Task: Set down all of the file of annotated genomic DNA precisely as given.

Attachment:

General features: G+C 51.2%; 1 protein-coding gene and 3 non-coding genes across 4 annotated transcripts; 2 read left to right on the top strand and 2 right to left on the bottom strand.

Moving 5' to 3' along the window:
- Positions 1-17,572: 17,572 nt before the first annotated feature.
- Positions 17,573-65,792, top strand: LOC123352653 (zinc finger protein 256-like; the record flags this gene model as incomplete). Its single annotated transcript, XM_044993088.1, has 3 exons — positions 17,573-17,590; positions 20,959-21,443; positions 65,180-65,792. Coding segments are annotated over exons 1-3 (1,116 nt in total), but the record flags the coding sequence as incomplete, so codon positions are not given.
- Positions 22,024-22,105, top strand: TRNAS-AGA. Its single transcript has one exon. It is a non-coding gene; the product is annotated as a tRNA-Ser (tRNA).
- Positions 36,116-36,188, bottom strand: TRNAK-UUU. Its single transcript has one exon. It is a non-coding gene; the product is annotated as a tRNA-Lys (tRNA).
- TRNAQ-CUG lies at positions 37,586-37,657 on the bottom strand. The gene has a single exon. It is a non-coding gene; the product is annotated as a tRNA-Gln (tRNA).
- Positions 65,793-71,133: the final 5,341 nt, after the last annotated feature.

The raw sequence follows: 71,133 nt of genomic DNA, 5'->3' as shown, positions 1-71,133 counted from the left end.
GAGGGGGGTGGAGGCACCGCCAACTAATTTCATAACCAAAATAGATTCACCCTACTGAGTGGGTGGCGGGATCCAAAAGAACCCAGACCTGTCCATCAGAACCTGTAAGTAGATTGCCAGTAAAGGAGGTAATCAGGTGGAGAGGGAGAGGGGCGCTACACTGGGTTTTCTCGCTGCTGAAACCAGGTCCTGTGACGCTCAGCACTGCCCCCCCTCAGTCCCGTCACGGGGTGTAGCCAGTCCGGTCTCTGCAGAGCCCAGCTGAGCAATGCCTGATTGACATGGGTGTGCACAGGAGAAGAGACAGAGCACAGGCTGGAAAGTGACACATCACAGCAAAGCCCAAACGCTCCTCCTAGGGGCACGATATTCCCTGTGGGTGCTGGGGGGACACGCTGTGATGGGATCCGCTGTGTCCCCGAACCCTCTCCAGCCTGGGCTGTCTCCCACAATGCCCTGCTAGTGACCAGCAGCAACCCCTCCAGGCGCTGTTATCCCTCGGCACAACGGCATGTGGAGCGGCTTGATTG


General features: G+C 51.2%; 1 protein-coding gene and 3 non-coding genes across 4 annotated transcripts; 2 read left to right on the top strand and 2 right to left on the bottom strand.

Moving 5' to 3' along the window:
- Positions 1-17,572: 17,572 nt before the first annotated feature.
- Positions 17,573-65,792, top strand: LOC123352653 (zinc finger protein 256-like; the record flags this gene model as incomplete). Its single annotated transcript, XM_044993088.1, has 3 exons — positions 17,573-17,590; positions 20,959-21,443; positions 65,180-65,792. Coding segments are annotated over exons 1-3 (1,116 nt in total), but the record flags the coding sequence as incomplete, so codon positions are not given.
- Positions 22,024-22,105, top strand: TRNAS-AGA. Its single transcript has one exon. It is a non-coding gene; the product is annotated as a tRNA-Ser (tRNA).
- Positions 36,116-36,188, bottom strand: TRNAK-UUU. Its single transcript has one exon. It is a non-coding gene; the product is annotated as a tRNA-Lys (tRNA).
- TRNAQ-CUG lies at positions 37,586-37,657 on the bottom strand. The gene has a single exon. It is a non-coding gene; the product is annotated as a tRNA-Gln (tRNA).
- Positions 65,793-71,133: the final 5,341 nt, after the last annotated feature.

The raw sequence follows: 71,133 nt of genomic DNA, 5'->3' as shown, positions 1-71,133 counted from the left end.
GAGGGGGGTGGAGGCACCGCCAACTAATTTCATAACCAAAATAGATTCACCCTACTGAGTGGGTGGCGGGATCCAAAAGAACCCAGACCTGTCCATCAGAACCTGTAAGTAGATTGCCAGTAAAGGAGGTAATCAGGTGGAGAGGGAGAGGGGCGCTACACTGGGTTTTCTCGCTGCTGAAACCAGGTCCTGTGACGCTCAGCACTGCCCCCCCTCAGTCCCGTCACGGGGTGTAGCCAGTCCGGTCTCTGCAGAGCCCAGCTGAGCAATGCCTGATTGACATGGGTGTGCACAGGAGAAGAGACAGAGCACAGGCTGGAAAGTGACACATCACAGCAAAGCCCAAACGCTCCTCCTAGGGGCACGATATTCCCTGTGGGTGCTGGGGGGACACGCTGTGATGGGATCCGCTGTGTCCCCGAACCCTCTCCAGCCTGGGCTGTCTCCCACAATGCCCTGCTAGTGACCAGCAGCAACCCCTCCAGGCGCTGTTATCCCTCGGCACAACGGCATGTGGAGCGGCTTGATTG